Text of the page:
However, it’s important to note that the greenness of hydrogen depends on how it is produced. Hydrogen can also be produced using fossil fuels (gray hydrogen) or with carbon capture and storage (blue hydrogen), which reduces emissions but does not eliminate them entirely. The environmental benefits of hydrogen depend on the source of energy used for production and the overall lifecycle emissions.
Challenges associated with green hydrogen include the high cost of electrolysis technology, the need for significant renewable energy capacity to scale up production, and infrastructure development for storage and distribution.
Can Hydrogen be Produced Affordably?
The Inflation Reduction Act has earmarked clean hydrogen production in the $369 billion set aside for energy security and climate change initiatives.
As with any new industry, costs are usually high until technology improves and supply ramps up. According to an article in Newsweek, “The world’s largest producer of electrolyzers, NEL, believes green hydrogen production could reach cost parity with fossil fuels as early as 2025, and the DOE has laid out plans to reduce the cost of hydrogen to $1 per 1 kilogram within the next decade.”
How do Hydrogen-Powered Cars Work, and Who is Making them?
Hydrogen-powered cars, also known as hydrogen fuel cell vehicles (FCVs), work by using a chemical process to convert hydrogen gas (H2) into electricity to power an electric motor that drives the vehicle. Here’s how they work:
Hydrogen Storage: Hydrogen gas is stored in high-pressure tanks or sometimes in liquid form, depending on the vehicle’s design. These tanks are typically located in the vehicle’s rear or undercarriage.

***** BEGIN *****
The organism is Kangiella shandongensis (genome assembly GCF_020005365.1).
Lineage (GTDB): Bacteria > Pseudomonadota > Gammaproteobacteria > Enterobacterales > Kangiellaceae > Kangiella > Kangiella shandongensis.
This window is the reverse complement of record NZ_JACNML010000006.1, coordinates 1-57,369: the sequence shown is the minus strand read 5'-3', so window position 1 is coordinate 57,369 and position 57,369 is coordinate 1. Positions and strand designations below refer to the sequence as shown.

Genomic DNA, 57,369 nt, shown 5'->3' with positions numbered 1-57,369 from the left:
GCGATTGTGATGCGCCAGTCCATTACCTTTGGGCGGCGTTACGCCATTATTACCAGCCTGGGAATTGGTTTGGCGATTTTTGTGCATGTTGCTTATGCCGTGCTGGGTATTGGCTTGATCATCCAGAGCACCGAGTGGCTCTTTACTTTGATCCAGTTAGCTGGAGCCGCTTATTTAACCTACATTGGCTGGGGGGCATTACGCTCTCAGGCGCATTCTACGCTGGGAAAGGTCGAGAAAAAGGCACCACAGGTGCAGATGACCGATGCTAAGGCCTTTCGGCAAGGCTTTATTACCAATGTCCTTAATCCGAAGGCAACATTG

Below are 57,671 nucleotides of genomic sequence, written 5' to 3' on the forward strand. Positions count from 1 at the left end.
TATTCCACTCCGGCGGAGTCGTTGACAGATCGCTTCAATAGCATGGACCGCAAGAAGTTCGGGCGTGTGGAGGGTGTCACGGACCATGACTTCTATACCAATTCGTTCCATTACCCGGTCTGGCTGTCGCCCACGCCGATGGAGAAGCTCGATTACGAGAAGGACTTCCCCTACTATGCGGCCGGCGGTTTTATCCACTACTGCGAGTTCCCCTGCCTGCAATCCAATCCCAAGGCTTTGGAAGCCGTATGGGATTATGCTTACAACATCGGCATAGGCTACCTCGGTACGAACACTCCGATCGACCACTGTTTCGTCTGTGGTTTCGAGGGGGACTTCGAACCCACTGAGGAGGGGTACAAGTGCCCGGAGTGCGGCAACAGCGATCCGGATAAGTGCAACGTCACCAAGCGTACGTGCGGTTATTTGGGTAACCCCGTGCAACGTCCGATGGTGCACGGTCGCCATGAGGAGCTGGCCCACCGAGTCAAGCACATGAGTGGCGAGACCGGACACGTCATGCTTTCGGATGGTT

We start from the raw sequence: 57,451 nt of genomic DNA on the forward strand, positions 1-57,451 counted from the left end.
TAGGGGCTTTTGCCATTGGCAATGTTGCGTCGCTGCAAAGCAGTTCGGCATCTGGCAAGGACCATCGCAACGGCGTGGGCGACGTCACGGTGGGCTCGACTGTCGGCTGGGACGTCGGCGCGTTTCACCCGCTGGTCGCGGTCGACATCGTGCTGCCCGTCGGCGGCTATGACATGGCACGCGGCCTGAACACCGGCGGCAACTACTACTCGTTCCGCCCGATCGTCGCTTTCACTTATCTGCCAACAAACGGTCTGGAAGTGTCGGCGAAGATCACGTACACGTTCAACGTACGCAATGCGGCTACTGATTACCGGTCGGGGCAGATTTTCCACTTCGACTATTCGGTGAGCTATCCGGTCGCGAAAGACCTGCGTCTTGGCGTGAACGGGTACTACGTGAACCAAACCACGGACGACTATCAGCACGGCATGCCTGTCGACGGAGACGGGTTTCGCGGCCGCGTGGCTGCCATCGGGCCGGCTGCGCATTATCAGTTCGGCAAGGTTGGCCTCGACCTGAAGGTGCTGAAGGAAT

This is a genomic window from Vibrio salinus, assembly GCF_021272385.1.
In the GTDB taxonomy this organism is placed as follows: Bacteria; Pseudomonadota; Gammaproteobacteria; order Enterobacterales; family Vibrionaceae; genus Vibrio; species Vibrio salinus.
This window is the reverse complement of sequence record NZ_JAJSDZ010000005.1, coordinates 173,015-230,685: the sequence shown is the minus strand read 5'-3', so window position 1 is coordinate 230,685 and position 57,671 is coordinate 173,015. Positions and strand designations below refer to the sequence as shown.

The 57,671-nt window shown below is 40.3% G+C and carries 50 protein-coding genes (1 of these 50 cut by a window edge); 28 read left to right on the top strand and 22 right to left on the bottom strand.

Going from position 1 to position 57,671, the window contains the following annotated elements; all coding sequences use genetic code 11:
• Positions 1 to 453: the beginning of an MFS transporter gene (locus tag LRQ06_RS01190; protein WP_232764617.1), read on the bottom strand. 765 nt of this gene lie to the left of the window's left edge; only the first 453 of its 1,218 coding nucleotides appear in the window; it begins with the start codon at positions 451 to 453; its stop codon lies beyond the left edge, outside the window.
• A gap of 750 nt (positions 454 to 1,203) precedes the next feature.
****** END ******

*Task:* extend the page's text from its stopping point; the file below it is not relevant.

Fuel Cell Stack: The heart of a hydrogen-powered car is the fuel cell stack. The stack consists of multiple individual fuel cells, each of which contains a proton-exchange membrane (PEM) or other types of fuel cell technologies, such as alkaline or solid oxide fuel cells.
Hydrogen Injection: Hydrogen from the storage tanks is delivered to the fuel cell stack. This hydrogen is typically very pure, as any impurities could damage the fuel cell.
Electrochemical Reaction: Inside the fuel cell stack, a chemical reaction takes place. Hydrogen molecules are split into protons (H+) and electrons (e-) at the anode (negative electrode) through a process called hydrogen oxidation. The protons move through the proton-exchange membrane, while the electrons are forced to travel through an external circuit, creating an electrical current.